The Ultimate Guide to Restaurant Bar Design

Although it’s easy to overlook, restaurant bar design can greatly contribute to your business’s success. A well-designed bar encourages guests to linger—and keep ordering—while a poorly designed one can mean guests closing out tabs after just one drink. A well-designed bar will help employees serve drinks more efficiently and maximize profits every shift.

Whether you’re looking to design a restaurant bar from scratch, or want to reconfigure your current setup, this guide to restaurant bar design is for you. Read on to find out more.

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Layout guidelines for restaurants bars

Very good restaurant interior designBoth the staff and guest experience should be maximized. Intentional bar design allows guests and bartenders to be comfortable, and facilitates bartenders’ best work. Consider these things when designing your bar. floor plan for your restaurant’s barConsider your employees and customers’ perspectives.

Bedding for your guests

Height of the bar: Industry-standard Height of bars is between 40” and 42,” as this is the optimal position for your average guest to lean on the bar, or be seated in a bar stool.

Options for seatingIf space permits, offer a range of seating options to your bar patrons. A traditional bar is essential, but high-top tables can be a great option for those who don’t want to sit down and enjoy drinks.

Foot traffic: If possible, avoid setting up your bar in a high-traffic area so that bar guests and food runners don’t accidentally get jostled.

Flexible spaces: If your local climate allows for it, consider having an indoor-outdoor bar that opens up when it’s warm, and closes when it’s cold. You can expand your capabilities when the weather permits. Doi Moi, the hip Vietnamese restaurant located in Washington, D.C., is a great example of this. outdoor bar seatingWhen the weather allows.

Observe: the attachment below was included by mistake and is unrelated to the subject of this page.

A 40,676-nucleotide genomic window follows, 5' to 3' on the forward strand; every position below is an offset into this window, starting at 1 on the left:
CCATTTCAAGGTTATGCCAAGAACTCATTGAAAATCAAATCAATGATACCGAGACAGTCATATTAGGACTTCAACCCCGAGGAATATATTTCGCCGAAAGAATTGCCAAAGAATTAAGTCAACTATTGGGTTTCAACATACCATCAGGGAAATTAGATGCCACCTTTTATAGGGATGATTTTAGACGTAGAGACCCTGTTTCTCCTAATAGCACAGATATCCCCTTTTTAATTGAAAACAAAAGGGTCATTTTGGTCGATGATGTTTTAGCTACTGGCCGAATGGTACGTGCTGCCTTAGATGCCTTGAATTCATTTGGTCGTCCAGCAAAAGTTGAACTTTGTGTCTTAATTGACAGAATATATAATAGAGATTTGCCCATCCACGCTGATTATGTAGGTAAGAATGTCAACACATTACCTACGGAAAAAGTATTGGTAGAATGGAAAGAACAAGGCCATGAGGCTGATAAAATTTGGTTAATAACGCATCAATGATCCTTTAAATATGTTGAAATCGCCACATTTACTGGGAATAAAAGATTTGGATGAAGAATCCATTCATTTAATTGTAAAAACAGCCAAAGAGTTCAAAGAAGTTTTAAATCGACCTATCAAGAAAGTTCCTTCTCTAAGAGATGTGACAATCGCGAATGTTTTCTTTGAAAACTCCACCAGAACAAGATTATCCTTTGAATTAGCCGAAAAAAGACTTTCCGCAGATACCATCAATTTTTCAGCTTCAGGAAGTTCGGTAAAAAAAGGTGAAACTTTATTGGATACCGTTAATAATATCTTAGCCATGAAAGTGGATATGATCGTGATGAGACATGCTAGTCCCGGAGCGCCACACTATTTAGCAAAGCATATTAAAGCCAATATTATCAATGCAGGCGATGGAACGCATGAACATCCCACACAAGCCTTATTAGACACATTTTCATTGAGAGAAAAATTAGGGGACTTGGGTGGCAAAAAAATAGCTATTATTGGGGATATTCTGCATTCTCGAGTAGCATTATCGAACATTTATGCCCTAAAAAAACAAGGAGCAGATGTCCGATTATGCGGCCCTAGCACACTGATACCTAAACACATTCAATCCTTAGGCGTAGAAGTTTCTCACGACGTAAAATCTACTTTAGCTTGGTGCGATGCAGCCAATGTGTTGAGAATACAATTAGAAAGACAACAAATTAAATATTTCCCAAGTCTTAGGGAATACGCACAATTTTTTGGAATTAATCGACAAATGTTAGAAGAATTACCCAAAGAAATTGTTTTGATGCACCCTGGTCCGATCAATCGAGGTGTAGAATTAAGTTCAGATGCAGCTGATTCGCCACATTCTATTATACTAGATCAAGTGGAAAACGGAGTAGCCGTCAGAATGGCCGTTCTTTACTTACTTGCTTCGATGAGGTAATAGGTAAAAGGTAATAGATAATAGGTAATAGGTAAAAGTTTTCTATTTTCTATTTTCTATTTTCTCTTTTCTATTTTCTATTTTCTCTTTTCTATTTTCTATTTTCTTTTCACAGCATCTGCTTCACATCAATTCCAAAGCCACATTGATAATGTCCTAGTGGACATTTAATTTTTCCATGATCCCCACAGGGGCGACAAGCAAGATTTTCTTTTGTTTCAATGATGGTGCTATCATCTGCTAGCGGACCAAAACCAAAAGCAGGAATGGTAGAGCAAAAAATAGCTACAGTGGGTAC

Hooks: There’s nothing worse than coming into a toasty bar in the middle of winter and having nowhere to put your bulky coat. You can place coat racks at the bar to make it easy for guests to access and also keep their outerwear in check. Place hooks under the counter if you prefer bar stools over chairs with backs.

Take into account the needs of your staff

The backbar’s depth and areaYou will save time and money by giving your bartenders and backs sufficient space so they can do their job without being crowded together. Create an aisle that’s about 3’ wide behind the bar to give your team ample room. The bars should have a depth of between 3.5 and 4.5 feet. 20” and 30” deepTo allow customers to enjoy food and drink, as well as for bartenders and waitstaff to be able to make beverages. 

Equipment layoutThese general instructions are available: Bar equipmentLayout rules are used to make sure staff do their job seamlessly.

  • Keep glassware stored behind the bar at shoulder level, so that it’s easy to reach.